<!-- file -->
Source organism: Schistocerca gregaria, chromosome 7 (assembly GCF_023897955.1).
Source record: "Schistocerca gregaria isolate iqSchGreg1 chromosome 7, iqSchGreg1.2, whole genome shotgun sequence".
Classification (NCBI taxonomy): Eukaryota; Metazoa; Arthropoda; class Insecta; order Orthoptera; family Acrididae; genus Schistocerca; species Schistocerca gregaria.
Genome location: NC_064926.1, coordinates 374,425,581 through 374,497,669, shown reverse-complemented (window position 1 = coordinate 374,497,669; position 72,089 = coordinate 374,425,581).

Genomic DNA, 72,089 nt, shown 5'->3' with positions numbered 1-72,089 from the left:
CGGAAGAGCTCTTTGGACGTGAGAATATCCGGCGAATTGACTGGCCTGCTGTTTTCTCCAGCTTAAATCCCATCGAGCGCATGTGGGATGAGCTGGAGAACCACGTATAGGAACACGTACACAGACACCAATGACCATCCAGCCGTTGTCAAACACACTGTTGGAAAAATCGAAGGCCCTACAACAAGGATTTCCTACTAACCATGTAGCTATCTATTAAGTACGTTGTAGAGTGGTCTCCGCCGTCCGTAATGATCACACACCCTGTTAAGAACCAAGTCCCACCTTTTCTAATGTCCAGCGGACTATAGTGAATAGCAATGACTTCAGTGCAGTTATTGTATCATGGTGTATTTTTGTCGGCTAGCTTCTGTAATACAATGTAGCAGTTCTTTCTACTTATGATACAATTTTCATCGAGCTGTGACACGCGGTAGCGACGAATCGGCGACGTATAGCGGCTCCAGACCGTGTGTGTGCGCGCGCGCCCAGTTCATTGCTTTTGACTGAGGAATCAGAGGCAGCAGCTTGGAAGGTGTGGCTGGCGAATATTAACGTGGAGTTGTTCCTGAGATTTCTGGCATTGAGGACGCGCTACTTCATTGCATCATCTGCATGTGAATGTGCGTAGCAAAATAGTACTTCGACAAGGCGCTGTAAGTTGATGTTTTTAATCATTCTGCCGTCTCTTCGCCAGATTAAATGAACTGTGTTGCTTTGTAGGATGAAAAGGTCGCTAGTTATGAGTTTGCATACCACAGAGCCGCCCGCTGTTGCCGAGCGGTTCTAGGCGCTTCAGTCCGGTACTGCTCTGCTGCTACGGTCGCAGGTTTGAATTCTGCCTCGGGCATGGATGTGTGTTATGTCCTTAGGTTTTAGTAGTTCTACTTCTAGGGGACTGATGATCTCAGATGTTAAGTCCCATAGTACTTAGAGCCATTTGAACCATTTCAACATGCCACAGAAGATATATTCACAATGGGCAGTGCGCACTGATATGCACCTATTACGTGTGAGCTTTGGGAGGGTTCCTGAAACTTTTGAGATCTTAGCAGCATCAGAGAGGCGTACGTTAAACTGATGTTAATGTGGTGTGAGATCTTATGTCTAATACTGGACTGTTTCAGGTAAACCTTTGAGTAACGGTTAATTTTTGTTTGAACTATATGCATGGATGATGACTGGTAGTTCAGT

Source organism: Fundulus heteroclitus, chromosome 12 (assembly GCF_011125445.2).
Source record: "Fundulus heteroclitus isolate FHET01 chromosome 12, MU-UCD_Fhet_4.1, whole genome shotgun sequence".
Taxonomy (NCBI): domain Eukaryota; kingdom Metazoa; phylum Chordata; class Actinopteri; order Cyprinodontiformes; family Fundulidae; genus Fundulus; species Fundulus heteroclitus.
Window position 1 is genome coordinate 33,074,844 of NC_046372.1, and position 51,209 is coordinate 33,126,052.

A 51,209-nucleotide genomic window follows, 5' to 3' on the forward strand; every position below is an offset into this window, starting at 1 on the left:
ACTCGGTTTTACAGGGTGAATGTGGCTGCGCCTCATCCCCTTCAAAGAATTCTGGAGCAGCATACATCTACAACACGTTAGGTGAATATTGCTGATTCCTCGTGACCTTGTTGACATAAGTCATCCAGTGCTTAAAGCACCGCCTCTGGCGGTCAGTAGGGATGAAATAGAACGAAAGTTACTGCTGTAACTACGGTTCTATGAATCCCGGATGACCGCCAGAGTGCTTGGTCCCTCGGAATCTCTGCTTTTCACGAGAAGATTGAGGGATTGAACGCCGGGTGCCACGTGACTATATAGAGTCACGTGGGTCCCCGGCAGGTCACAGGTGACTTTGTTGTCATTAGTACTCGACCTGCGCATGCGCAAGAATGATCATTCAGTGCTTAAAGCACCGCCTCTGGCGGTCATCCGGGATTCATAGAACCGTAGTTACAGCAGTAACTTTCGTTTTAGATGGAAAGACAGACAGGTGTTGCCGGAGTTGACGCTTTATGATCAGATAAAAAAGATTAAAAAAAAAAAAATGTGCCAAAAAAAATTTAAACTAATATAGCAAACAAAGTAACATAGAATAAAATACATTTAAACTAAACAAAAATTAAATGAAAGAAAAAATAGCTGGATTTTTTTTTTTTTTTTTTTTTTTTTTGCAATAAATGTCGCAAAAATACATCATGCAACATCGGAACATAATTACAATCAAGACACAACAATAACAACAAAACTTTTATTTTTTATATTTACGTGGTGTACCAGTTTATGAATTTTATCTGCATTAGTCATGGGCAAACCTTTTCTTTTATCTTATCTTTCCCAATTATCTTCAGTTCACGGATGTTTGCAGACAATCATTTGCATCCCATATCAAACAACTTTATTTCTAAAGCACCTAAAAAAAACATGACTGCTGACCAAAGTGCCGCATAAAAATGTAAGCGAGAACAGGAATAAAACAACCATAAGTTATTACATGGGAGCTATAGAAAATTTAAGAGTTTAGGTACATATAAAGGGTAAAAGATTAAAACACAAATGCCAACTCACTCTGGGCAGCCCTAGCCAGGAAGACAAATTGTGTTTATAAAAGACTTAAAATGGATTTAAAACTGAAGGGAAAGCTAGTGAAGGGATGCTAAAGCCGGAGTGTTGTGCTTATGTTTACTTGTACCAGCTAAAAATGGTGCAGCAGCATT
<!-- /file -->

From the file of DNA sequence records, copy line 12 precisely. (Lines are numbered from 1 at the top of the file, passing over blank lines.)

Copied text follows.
ACTCGGTTTTACAGGGTGAATGTGGCTGCGCCTCATCCCCTTCAAAGAATTCTGGAGCAGCATACATCTACAACACGTTAGGTGAATATTGCTGATTCCTCGTGACCTTGTTGACATAAGTCATCCAGTGCTTAAAGCACCGCCTCTGGCGGTCAGTAGGGATGAAATAGAACGAAAGTTACTGCTGTAACTACGGTTCTATGAATCCCGGATGACCGCCAGAGTGCTTGGTCCCTCGGAATCTCTGCTTTTCACGAGAAGATTGAGGGATTGAACGCCGGGTGCCACGTGACTATATAGAGTCACGTGGGTCCCCGGCAGGTCACAGGTGACTTTGTTGTCATTAGTACTCGACCTGCGCATGCGCAAGAATGATCATTCAGTGCTTAAAGCACCGCCTCTGGCGGTCATCCGGGATTCATAGAACCGTAGTTACAGCAGTAACTTTCGTTTTAGATGGAAAGACAGACAGGTGTTGCCGGAGTTGACGCTTTATGATCAGATAAAAAAGATTAAAAAAAAAAAAATGTGCCAAAAAAAATTTAAACTAATATAGCAAACAAAGTAACATAGAATAAAATACATTTAAACTAAACAAAAATTAAATGAAAGAAAAAATAGCTGGATTTTTTTTTTTTTTTTTTTTTTTTTTGCAATAAATGTCGCAAAAATACATCATGCAACATCGGAACATAATTACAATCAAGACACAACAATAACAACAAAACTTTTATTTTTTATATTTACGTGGTGTACCAGTTTATGAATTTTATCTGCATTAGTCATGGGCAAACCTTTTCTTTTATCTTATCTTTCCCAATTATCTTCAGTTCACGGATGTTTGCAGACAATCATTTGCATCCCATATCAAACAACTTTATTTCTAAAGCACCTAAAAAAAACATGACTGCTGACCAAAGTGCCGCATAAAAATGTAAGCGAGAACAGGAATAAAACAACCATAAGTTATTACATGGGAGCTATAGAAAATTTAAGAGTTTAGGTACATATAAAGGGTAAAAGATTAAAACACAAATGCCAACTCACTCTGGGCAGCCCTAGCCAGGAAGACAAATTGTGTTTATAAAAGACTTAAAATGGATTTAAAACTGAAGGGAAAGCTAGTGAAGGGATGCTAAAGCCGGAGTGTTGTGCTTATGTTTACTTGTACCAGCTAAAAATGGTGCAGCAGCATT